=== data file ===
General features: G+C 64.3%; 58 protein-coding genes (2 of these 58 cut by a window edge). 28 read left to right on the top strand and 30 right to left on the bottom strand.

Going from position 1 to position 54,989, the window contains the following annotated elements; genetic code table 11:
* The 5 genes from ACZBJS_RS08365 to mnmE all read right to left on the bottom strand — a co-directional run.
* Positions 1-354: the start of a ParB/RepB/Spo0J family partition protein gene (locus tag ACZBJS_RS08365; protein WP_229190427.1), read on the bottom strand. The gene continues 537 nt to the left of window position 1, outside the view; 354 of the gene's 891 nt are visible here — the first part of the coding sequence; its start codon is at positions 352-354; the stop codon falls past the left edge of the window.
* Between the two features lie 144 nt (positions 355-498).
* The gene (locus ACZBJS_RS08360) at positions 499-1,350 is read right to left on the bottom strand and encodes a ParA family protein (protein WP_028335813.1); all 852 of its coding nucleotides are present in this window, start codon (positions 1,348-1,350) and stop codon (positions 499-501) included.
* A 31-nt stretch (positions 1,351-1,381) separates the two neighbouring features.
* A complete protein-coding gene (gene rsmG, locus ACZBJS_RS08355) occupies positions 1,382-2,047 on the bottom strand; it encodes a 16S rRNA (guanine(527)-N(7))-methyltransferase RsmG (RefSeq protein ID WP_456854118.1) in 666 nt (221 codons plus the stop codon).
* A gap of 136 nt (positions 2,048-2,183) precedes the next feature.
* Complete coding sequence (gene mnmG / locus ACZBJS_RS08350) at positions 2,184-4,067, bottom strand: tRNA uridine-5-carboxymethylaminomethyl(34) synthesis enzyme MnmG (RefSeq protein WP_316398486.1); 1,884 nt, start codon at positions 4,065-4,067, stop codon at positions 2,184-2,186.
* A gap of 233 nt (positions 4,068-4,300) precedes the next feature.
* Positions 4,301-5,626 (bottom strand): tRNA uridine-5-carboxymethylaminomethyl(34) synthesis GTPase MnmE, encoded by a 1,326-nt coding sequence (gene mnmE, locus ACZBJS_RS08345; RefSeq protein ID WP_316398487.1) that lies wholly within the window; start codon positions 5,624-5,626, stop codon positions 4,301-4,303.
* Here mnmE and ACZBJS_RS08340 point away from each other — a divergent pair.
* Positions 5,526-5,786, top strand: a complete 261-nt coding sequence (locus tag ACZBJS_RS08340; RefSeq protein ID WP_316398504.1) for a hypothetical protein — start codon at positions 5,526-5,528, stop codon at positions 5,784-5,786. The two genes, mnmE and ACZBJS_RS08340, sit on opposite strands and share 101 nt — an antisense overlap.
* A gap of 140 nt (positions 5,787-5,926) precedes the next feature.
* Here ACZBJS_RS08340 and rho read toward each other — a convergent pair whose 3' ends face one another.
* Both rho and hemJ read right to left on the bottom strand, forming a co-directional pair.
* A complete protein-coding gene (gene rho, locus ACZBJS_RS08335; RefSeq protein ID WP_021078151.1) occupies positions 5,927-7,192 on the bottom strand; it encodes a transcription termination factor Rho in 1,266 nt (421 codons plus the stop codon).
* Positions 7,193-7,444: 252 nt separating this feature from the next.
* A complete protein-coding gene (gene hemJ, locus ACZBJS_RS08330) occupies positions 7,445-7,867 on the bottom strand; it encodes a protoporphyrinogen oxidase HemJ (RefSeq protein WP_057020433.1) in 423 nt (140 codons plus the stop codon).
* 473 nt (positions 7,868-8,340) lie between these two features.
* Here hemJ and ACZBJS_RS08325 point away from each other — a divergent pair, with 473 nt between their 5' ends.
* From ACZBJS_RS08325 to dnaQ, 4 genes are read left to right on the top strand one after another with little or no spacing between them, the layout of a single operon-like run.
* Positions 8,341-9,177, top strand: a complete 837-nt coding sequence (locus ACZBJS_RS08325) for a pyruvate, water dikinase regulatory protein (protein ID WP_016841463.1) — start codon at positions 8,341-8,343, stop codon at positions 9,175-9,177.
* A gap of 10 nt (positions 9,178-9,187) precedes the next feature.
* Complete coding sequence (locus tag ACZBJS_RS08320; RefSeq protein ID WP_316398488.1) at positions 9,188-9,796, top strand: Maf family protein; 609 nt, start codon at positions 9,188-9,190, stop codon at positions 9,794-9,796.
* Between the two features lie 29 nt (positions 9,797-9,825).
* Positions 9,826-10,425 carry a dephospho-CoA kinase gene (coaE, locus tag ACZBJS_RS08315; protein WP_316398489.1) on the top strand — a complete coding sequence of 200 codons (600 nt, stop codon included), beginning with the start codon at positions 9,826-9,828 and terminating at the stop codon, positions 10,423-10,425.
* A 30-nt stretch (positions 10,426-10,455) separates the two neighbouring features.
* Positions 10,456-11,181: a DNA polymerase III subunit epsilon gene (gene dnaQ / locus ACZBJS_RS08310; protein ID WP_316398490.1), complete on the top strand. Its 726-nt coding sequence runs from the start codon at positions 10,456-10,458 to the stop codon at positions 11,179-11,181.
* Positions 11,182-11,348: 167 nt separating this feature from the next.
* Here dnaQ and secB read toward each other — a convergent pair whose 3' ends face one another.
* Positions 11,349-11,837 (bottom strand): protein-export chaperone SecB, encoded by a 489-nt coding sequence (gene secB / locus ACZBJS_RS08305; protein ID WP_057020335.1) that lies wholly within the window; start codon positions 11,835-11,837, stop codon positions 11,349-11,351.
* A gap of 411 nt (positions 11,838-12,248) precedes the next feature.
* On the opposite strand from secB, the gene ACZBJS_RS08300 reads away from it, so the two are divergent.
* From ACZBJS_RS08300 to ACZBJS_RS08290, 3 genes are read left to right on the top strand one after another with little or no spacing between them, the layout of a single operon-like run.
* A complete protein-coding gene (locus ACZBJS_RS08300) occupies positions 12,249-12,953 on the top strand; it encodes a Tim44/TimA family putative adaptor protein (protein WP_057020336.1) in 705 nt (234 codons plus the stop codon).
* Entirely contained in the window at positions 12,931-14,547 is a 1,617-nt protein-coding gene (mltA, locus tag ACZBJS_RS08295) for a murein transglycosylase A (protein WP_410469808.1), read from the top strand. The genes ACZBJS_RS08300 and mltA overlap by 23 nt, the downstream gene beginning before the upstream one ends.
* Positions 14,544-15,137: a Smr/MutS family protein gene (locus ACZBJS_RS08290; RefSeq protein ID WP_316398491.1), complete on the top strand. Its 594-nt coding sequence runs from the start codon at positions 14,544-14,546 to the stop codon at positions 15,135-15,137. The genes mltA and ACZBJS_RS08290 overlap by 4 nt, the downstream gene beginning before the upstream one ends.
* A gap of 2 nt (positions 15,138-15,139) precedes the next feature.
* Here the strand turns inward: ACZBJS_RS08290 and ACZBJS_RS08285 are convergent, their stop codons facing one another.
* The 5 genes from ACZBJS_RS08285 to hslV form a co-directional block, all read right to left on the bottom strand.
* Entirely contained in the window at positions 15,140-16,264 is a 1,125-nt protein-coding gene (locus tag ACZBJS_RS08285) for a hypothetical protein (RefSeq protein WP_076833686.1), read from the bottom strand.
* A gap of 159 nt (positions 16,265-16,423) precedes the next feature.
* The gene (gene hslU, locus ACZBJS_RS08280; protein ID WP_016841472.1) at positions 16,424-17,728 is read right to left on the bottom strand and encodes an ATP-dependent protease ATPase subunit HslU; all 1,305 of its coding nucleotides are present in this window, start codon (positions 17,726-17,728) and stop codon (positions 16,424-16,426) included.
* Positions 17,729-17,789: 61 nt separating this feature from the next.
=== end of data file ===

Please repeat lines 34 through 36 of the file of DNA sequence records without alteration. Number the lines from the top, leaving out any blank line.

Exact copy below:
* A gap of 411 nt (positions 11,838-12,248) precedes the next feature.
* On the opposite strand from secB, the gene ACZBJS_RS08300 reads away from it, so the two are divergent.
* From ACZBJS_RS08300 to ACZBJS_RS08290, 3 genes are read left to right on the top strand one after another with little or no spacing between them, the layout of a single operon-like run.